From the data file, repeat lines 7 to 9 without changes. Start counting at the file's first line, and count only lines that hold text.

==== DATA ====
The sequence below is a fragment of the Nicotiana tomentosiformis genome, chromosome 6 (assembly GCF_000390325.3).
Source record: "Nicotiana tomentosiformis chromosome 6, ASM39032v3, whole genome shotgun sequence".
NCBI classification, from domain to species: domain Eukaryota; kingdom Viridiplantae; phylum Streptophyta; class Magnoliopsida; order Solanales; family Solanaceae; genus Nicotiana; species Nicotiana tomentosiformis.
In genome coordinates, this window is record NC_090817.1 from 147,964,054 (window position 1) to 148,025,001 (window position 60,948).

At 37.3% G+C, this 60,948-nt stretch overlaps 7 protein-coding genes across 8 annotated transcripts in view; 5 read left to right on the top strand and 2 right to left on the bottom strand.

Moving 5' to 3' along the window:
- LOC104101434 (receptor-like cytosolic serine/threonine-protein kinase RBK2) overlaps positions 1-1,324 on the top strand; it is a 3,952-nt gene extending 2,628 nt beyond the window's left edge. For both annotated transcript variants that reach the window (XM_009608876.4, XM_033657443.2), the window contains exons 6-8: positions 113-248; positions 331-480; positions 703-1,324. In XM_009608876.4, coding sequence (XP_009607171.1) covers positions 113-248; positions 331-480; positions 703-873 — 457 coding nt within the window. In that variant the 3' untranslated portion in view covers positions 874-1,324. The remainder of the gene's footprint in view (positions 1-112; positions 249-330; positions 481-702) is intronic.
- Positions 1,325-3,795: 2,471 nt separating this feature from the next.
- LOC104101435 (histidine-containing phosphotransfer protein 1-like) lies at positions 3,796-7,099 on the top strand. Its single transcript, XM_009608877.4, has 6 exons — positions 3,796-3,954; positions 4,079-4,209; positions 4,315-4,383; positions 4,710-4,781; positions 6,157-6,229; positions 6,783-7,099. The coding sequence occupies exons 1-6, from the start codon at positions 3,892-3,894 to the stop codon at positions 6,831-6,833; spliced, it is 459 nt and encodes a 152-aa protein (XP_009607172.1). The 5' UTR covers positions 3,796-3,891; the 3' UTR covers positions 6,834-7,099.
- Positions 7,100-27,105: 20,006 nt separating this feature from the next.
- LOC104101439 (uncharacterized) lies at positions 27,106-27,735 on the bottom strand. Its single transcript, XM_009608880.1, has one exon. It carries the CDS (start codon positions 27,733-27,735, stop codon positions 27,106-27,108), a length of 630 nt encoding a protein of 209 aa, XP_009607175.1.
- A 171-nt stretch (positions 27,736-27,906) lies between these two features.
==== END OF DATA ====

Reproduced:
- LOC104101434 (receptor-like cytosolic serine/threonine-protein kinase RBK2) overlaps positions 1-1,324 on the top strand; it is a 3,952-nt gene extending 2,628 nt beyond the window's left edge. For both annotated transcript variants that reach the window (XM_009608876.4, XM_033657443.2), the window contains exons 6-8: positions 113-248; positions 331-480; positions 703-1,324. In XM_009608876.4, coding sequence (XP_009607171.1) covers positions 113-248; positions 331-480; positions 703-873 — 457 coding nt within the window. In that variant the 3' untranslated portion in view covers positions 874-1,324. The remainder of the gene's footprint in view (positions 1-112; positions 249-330; positions 481-702) is intronic.
- Positions 1,325-3,795: 2,471 nt separating this feature from the next.
- LOC104101435 (histidine-containing phosphotransfer protein 1-like) lies at positions 3,796-7,099 on the top strand. Its single transcript, XM_009608877.4, has 6 exons — positions 3,796-3,954; positions 4,079-4,209; positions 4,315-4,383; positions 4,710-4,781; positions 6,157-6,229; positions 6,783-7,099. The coding sequence occupies exons 1-6, from the start codon at positions 3,892-3,894 to the stop codon at positions 6,831-6,833; spliced, it is 459 nt and encodes a 152-aa protein (XP_009607172.1). The 5' UTR covers positions 3,796-3,891; the 3' UTR covers positions 6,834-7,099.